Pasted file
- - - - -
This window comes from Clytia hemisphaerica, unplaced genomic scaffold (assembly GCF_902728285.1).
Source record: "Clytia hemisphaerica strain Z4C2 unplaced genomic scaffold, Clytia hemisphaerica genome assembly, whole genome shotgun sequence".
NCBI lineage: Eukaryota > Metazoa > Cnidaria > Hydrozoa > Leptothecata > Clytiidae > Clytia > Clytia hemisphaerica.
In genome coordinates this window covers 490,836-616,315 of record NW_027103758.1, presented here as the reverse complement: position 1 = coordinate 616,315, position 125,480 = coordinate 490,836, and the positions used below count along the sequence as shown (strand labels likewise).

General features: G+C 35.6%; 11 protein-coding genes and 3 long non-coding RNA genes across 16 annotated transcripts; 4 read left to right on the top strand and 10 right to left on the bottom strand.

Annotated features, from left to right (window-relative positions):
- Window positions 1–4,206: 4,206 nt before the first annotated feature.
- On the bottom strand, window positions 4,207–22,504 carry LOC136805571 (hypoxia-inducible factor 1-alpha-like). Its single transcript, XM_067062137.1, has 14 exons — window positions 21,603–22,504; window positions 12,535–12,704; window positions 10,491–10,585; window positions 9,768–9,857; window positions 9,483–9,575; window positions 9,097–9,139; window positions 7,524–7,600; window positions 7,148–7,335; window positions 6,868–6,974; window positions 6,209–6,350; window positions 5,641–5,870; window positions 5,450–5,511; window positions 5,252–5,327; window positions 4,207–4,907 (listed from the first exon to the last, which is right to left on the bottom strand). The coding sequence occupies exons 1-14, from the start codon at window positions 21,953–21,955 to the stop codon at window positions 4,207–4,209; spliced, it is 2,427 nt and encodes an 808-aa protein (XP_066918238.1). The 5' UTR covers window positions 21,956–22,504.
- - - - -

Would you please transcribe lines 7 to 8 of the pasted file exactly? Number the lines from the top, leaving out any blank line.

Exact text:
- Window positions 1–4,206: 4,206 nt before the first annotated feature.
- On the bottom strand, window positions 4,207–22,504 carry LOC136805571 (hypoxia-inducible factor 1-alpha-like). Its single transcript, XM_067062137.1, has 14 exons — window positions 21,603–22,504; window positions 12,535–12,704; window positions 10,491–10,585; window positions 9,768–9,857; window positions 9,483–9,575; window positions 9,097–9,139; window positions 7,524–7,600; window positions 7,148–7,335; window positions 6,868–6,974; window positions 6,209–6,350; window positions 5,641–5,870; window positions 5,450–5,511; window positions 5,252–5,327; window positions 4,207–4,907 (listed from the first exon to the last, which is right to left on the bottom strand). The coding sequence occupies exons 1-14, from the start codon at window positions 21,953–21,955 to the stop codon at window positions 4,207–4,209; spliced, it is 2,427 nt and encodes an 808-aa protein (XP_066918238.1). The 5' UTR covers window positions 21,956–22,504.